YORKTOWN HEIGHTS, N.Y. -- Artwork created by special education students at BOCES' Pines Bridge School in Yorktown Heights was displayed recently at a week-long exhibit at Katonah Village Library.
“I’m trying to get this artwork displayed everywhere I possibly can,” said JoAnne Gonnella, a Putnam-Northern Westchester BOCES teacher of the visually impaired. “Whenever people see it, the response is just incredible.”
Last year, the pieces were displayed at the Katonah Museum of Art and the Jacob Burns Film Center in Pleasantville.
“The students that participated in this project have multiple disabilities, are non-verbal, visually impaired, and have limited motor abilities,” said Gonnella. “This activity allowed them to take as much time as they needed, make choices, socialize, learn color vocabulary, experience tactual stimulation and gain confidence with exploring different textures.
The brilliant, multi-colored paintings were created by groups of students who used their hands, feet and arms -- even the treads of their wheelchairs to spread the paint.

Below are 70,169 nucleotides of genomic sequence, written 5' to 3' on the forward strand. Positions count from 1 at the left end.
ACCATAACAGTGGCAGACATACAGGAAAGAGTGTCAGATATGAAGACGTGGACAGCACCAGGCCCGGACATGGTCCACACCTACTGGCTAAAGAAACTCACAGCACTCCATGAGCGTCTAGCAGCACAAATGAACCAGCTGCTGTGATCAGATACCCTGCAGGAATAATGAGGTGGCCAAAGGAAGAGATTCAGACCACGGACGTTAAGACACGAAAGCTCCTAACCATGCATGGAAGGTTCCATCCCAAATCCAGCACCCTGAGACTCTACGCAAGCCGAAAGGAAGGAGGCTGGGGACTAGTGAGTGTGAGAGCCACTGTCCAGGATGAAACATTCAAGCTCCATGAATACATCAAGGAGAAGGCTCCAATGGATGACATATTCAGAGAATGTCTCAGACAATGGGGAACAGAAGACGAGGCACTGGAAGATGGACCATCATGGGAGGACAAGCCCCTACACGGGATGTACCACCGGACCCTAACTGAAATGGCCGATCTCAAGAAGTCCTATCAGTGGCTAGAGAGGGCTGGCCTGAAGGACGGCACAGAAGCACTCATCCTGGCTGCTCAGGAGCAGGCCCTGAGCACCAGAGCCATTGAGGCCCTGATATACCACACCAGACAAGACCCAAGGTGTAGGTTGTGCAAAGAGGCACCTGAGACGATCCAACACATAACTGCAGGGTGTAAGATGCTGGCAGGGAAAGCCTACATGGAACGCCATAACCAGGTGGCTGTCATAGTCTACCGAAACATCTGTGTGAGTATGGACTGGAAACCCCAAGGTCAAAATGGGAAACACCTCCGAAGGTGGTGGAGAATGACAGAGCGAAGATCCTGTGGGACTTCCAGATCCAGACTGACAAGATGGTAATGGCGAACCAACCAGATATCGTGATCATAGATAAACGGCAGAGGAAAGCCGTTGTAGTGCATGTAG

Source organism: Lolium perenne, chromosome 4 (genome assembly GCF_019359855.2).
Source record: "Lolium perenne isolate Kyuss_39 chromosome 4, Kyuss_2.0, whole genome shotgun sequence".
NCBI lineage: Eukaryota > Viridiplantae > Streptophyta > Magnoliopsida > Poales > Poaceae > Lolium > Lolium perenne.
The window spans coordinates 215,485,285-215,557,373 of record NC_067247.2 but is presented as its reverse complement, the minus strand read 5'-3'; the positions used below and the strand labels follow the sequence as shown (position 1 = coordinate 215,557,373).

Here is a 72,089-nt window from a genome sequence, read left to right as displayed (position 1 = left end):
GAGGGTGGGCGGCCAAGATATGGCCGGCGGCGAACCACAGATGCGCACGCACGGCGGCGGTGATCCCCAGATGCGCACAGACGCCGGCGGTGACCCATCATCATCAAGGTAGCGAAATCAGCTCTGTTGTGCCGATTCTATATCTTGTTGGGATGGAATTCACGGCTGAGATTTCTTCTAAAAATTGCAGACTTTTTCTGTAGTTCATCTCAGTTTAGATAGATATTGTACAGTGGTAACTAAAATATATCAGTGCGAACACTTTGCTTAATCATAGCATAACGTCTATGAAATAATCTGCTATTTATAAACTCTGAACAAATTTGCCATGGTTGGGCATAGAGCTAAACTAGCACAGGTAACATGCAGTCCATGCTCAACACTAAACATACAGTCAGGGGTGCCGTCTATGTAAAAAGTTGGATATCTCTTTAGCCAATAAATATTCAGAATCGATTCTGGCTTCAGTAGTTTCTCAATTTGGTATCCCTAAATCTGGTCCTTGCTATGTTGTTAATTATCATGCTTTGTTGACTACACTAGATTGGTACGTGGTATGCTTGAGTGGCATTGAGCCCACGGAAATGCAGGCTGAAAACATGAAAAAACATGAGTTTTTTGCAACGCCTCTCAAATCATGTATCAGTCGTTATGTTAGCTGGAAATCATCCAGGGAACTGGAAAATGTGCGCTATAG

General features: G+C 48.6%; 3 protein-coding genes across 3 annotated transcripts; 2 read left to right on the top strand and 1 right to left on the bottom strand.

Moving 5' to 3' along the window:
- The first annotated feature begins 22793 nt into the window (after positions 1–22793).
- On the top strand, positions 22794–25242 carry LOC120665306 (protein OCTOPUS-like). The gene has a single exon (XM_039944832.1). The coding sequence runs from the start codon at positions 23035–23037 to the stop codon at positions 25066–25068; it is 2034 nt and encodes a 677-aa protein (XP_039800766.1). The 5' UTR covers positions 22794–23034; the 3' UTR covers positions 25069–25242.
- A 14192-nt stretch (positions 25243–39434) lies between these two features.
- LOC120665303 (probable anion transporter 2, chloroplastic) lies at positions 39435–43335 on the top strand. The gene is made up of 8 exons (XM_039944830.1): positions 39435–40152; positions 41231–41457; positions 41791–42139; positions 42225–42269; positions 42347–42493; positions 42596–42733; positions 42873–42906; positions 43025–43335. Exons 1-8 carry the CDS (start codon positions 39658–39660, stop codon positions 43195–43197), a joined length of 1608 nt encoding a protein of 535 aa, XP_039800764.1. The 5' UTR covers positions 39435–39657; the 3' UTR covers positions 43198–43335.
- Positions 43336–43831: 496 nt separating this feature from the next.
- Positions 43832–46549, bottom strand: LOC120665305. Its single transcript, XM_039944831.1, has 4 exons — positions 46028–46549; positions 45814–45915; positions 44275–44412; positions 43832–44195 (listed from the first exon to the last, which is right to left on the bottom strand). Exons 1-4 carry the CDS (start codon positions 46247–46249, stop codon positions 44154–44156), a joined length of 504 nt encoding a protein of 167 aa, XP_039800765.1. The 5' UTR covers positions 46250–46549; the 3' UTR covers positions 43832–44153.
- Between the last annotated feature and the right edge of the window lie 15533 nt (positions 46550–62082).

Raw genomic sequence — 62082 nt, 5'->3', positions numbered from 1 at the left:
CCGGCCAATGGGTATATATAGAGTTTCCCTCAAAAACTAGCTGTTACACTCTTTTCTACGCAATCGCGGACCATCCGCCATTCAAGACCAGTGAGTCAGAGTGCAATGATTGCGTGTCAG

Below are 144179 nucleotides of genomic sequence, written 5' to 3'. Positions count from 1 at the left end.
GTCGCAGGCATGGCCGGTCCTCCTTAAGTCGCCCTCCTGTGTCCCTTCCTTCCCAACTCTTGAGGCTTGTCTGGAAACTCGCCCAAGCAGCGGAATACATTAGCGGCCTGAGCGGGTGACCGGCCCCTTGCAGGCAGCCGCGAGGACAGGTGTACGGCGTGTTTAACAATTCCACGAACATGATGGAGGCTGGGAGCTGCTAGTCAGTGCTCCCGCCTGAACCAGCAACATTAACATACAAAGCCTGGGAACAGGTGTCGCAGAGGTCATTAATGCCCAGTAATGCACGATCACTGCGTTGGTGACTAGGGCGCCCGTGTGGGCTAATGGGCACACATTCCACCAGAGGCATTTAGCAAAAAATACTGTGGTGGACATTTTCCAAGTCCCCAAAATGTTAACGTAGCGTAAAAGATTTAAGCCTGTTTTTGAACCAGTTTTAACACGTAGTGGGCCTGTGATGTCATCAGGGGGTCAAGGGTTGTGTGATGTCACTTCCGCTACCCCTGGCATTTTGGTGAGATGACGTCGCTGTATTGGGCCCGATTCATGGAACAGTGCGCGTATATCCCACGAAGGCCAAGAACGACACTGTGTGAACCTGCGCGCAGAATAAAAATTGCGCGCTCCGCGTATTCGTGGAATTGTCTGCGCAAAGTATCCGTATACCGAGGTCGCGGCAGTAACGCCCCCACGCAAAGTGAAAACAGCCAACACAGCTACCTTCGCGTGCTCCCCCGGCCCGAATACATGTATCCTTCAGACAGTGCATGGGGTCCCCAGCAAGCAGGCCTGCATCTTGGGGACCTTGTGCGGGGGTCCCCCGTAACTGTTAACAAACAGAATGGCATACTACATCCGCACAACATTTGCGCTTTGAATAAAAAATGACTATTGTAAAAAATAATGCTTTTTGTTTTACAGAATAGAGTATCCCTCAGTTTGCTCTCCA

“People love the paintings, but when they hear how the artwork was created, they just can’t believe it,” said Gonnella, who was joined in the effort by fellow teachers Roberta Tuttle, Mary Ann Alvord and Melanie Whelan.
The library exhibit featured a new piece created with modeling clay. Students manipulated the clay into various shapes and forms, and the resulting pieces were arranged to spell out the initials “PBS” for Pines Bridge School.
“Everybody has creativity inside them,” said librarian Stephanie Hartwell-Mandella, who helped coordinate the exhibit with Gonella. “It’s wonderful to see this group expression of creativity.”
“The art looks great,” said Gonnella. “ My intent is to give the general public a chance to see what our students can accomplish. It is a thrill to see people's responses to the work, especially those who are outside the BOCES community.”
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